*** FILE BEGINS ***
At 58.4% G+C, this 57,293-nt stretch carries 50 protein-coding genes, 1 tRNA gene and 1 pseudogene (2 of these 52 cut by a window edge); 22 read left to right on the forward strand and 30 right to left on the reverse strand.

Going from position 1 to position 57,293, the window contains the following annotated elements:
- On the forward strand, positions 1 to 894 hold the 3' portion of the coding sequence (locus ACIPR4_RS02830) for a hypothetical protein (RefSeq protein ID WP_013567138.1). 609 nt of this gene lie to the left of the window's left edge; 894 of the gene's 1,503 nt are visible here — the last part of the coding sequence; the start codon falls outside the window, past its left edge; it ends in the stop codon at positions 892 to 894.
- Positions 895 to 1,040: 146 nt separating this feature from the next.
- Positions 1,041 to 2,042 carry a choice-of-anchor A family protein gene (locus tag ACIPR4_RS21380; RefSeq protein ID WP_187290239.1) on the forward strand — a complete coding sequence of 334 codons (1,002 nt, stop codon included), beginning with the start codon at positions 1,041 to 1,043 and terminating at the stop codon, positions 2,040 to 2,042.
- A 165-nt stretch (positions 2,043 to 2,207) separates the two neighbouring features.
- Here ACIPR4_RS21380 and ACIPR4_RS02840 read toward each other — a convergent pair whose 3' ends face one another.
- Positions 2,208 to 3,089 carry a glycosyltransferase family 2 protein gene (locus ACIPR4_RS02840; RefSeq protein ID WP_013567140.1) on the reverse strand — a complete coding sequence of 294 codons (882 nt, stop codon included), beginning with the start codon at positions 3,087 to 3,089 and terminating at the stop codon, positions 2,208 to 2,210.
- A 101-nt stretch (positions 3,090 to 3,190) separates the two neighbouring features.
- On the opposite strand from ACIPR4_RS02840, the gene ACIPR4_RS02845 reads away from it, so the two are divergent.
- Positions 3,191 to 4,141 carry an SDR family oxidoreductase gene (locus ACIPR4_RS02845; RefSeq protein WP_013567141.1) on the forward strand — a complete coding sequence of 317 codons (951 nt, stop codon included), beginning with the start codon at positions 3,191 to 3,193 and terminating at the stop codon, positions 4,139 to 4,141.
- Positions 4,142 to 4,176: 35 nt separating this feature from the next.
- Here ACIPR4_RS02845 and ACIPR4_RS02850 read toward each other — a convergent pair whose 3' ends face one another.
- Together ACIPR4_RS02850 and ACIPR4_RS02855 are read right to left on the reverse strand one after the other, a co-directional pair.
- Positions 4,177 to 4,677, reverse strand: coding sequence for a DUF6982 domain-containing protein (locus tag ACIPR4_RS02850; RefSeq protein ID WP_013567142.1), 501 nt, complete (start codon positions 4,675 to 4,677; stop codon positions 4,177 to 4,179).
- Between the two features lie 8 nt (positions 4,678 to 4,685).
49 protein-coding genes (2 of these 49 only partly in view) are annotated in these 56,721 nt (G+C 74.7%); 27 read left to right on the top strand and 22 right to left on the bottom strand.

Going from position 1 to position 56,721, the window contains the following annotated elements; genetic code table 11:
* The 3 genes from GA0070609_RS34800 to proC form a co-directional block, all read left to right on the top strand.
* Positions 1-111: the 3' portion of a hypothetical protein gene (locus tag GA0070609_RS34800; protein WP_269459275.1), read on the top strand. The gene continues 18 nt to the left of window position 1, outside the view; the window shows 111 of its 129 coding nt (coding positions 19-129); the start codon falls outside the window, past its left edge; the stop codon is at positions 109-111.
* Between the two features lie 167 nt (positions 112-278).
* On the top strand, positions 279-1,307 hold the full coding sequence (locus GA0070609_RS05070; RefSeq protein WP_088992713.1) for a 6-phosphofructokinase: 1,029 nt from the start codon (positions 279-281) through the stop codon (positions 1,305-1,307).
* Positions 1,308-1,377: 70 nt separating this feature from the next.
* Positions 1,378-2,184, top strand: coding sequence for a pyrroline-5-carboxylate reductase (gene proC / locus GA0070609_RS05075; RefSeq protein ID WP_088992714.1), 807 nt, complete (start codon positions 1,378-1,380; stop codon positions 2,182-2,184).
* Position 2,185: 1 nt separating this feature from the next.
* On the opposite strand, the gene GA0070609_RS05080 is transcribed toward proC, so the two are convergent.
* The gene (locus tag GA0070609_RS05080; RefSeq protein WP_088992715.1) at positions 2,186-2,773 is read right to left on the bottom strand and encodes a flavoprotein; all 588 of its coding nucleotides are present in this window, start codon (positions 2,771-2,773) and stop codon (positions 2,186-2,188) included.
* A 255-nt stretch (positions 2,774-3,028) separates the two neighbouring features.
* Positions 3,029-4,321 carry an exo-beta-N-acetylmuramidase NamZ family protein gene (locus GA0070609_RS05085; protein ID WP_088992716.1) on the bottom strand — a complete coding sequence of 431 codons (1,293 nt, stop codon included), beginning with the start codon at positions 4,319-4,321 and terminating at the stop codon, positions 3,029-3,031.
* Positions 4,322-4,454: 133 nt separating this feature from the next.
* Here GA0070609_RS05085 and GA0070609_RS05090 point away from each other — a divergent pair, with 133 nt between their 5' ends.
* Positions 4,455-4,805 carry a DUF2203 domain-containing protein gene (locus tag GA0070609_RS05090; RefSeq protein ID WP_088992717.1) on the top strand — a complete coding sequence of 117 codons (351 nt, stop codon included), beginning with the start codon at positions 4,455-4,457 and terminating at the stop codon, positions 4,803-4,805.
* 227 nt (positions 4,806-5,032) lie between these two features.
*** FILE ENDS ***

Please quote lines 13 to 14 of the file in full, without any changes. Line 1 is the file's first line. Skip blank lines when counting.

- Here ACIPR4_RS02845 and ACIPR4_RS02850 read toward each other — a convergent pair whose 3' ends face one another.
- Together ACIPR4_RS02850 and ACIPR4_RS02855 are read right to left on the reverse strand one after the other, a co-directional pair.